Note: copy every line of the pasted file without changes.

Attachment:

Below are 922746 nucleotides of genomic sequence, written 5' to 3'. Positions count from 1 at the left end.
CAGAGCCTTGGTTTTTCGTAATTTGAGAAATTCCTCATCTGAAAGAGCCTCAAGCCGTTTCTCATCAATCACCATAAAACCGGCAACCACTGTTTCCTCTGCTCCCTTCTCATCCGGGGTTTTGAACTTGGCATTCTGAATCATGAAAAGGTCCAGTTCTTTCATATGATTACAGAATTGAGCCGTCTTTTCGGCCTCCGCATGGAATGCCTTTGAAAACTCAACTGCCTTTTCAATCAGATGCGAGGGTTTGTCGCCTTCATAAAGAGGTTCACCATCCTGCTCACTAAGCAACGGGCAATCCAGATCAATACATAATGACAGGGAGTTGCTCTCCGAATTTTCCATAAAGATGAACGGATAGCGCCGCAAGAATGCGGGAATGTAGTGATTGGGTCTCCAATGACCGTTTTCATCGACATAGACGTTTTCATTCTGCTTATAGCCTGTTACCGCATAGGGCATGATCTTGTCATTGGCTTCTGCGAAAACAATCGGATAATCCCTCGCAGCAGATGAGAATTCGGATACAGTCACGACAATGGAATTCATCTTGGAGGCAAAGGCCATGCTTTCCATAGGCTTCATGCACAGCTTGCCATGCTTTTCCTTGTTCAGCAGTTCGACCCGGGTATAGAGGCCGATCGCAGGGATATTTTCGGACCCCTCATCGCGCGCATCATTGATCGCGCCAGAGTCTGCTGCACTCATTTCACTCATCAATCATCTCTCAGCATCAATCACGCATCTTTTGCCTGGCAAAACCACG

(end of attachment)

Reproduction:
Below are 922746 nucleotides of genomic sequence, written 5' to 3'. Positions count from 1 at the left end.
CAGAGCCTTGGTTTTTCGTAATTTGAGAAATTCCTCATCTGAAAGAGCCTCAAGCCGTTTCTCATCAATCACCATAAAACCGGCAACCACTGTTTCCTCTGCTCCCTTCTCATCCGGGGTTTTGAACTTGGCATTCTGAATCATGAAAAGGTCCAGTTCTTTCATATGATTACAGAATTGAGCCGTCTTTTCGGCCTCCGCATGGAATGCCTTTGAAAACTCAACTGCCTTTTCAATCAGATGCGAGGGTTTGTCGCCTTCATAAAGAGGTTCACCATCCTGCTCACTAAGCAACGGGCAATCCAGATCAATACATAATGACAGGGAGTTGCTCTCCGAATTTTCCATAAAGATGAACGGATAGCGCCGCAAGAATGCGGGAATGTAGTGATTGGGTCTCCAATGACCGTTTTCATCGACATAGACGTTTTCATTCTGCTTATAGCCTGTTACCGCATAGGGCATGATCTTGTCATTGGCTTCTGCGAAAACAATCGGATAATCCCTCGCAGCAGATGAGAATTCGGATACAGTCACGACAATGGAATTCATCTTGGAGGCAAAGGCCATGCTTTCCATAGGCTTCATGCACAGCTTGCCATGCTTTTCCTTGTTCAGCAGTTCGACCCGGGTATAGAGGCCGATCGCAGGGATATTTTCGGACCCCTCATCGCGCGCATCATTGATCGCGCCAGAGTCTGCTGCACTCATTTCACTCATCAATCATCTCTCAGCATCAATCACGCATCTTTTGCCTGGCAAAACCACG